WASHINGTON — Starting next week, the U.S. Department of Agriculture’s (USDA) National Agricultural Statistics Service (NASS) will conduct the first-ever National Agroforestry Survey. Data collection begins Feb. 1 and concludes April 5, 2022. The survey will be sent to 11,100 farmers and ranchers nationwide to gather information on the five agroforestry practices used for climate, conservation and production benefits, including windbreaks, silvopasture, riparian forest buffers, alley cropping as well as forest farming and multi-story cropping.
“For the first time ever, ag producers have the opportunity to share the dynamic ways they manage valuable agroforestry resources,” said NASS Agricultural Statistics Board Chair Joe Parsons. “The results of this survey could catalyze important change by helping policymakers and farm groups more fully understand and support this aspect of agriculture in the 21st century. The data will inform programs and policy to benefit both the landowners and farmers as well as the environment.”
The survey is conducted cooperatively with the USDA National Agroforestry Center (NAC), which is a partnership between USDA’s Forest Service and Natural Resources Conservation Service. The NAC will release the summarized data in studies, press releases, and publications such as highlights. Highlights will give an overview of how agroforestry practices are used in regions across the United States.
“Information shared directly from farmers and ranchers really is one of the best ways to learn what works and what doesn’t in agroforestry. We will use the data to discover the most effective, efficient and profitable ways climate-smart agroforestry practices are used, and share what we learn in a series of research reports to benefit U.S. farmers and ranchers,” said NAC Research Program Lead Matthew Smith.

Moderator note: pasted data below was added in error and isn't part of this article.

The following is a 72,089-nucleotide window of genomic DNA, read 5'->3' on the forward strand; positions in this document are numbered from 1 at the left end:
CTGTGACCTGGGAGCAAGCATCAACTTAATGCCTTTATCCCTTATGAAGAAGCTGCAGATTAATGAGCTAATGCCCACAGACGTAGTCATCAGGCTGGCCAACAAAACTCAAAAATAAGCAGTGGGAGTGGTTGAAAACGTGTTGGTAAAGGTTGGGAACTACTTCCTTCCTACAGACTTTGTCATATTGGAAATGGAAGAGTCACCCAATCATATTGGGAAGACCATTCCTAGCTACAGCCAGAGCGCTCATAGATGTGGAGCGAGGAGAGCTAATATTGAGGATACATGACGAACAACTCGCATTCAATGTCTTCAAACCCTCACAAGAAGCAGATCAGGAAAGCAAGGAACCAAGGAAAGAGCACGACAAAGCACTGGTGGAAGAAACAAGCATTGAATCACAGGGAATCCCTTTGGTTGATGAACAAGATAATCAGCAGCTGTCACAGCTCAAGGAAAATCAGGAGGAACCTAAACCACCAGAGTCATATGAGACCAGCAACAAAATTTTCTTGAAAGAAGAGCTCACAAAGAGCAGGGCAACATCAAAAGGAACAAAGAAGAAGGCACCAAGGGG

Producers can respond to the survey securely online at agcounts.usda.gov or by mail. The survey will take no longer than 50 minutes to complete if producers have all five agroforestry practices on their operations. Response time will be shorter if there are fewer practices to report. The information provided by farmers and ranchers is protected by federal law (Title V, Subtitle A, Public Law 107-347), which keeps respondent identity, operation, and answers confidential. For more information, visit www.nass.usda.gov/go/
USDA is accelerating its important agroforestry work in many ways, including through a recent agreement signed by Secretary Vilsack on behalf of USDA’s National Agroforestry Center to memorialize the partnership between USDA and the Federation of Southern Cooperatives/Land Assistance Fund. The agreement aims to increase the number of minority landowners in the South and support them in sustainable forestry and agroforestry practices.